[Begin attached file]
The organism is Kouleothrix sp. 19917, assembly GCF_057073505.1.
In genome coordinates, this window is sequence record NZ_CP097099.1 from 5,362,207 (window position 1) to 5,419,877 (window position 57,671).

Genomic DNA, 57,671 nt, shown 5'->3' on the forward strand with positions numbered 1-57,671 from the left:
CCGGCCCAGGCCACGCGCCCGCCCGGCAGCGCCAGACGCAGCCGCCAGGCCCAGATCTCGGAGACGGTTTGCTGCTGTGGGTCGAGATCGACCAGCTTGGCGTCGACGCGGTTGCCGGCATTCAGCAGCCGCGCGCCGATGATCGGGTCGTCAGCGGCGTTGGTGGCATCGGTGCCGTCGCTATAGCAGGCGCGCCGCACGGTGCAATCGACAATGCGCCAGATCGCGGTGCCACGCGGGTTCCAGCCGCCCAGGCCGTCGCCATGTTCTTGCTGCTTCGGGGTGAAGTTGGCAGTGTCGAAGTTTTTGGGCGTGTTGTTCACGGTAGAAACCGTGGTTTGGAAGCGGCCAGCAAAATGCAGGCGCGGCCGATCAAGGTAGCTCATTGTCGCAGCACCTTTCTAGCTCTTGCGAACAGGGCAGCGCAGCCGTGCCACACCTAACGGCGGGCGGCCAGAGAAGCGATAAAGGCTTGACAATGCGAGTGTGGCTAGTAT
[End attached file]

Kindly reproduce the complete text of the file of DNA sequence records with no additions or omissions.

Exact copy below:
The organism is Kouleothrix sp. 19917, assembly GCF_057073505.1.
In genome coordinates, this window is sequence record NZ_CP097099.1 from 5,362,207 (window position 1) to 5,419,877 (window position 57,671).

Genomic DNA, 57,671 nt, shown 5'->3' on the forward strand with positions numbered 1-57,671 from the left:
CCGGCCCAGGCCACGCGCCCGCCCGGCAGCGCCAGACGCAGCCGCCAGGCCCAGATCTCGGAGACGGTTTGCTGCTGTGGGTCGAGATCGACCAGCTTGGCGTCGACGCGGTTGCCGGCATTCAGCAGCCGCGCGCCGATGATCGGGTCGTCAGCGGCGTTGGTGGCATCGGTGCCGTCGCTATAGCAGGCGCGCCGCACGGTGCAATCGACAATGCGCCAGATCGCGGTGCCACGCGGGTTCCAGCCGCCCAGGCCGTCGCCATGTTCTTGCTGCTTCGGGGTGAAGTTGGCAGTGTCGAAGTTTTTGGGCGTGTTGTTCACGGTAGAAACCGTGGTTTGGAAGCGGCCAGCAAAATGCAGGCGCGGCCGATCAAGGTAGCTCATTGTCGCAGCACCTTTCTAGCTCTTGCGAACAGGGCAGCGCAGCCGTGCCACACCTAACGGCGGGCGGCCAGAGAAGCGATAAAGGCTTGACAATGCGAGTGTGGCTAGTAT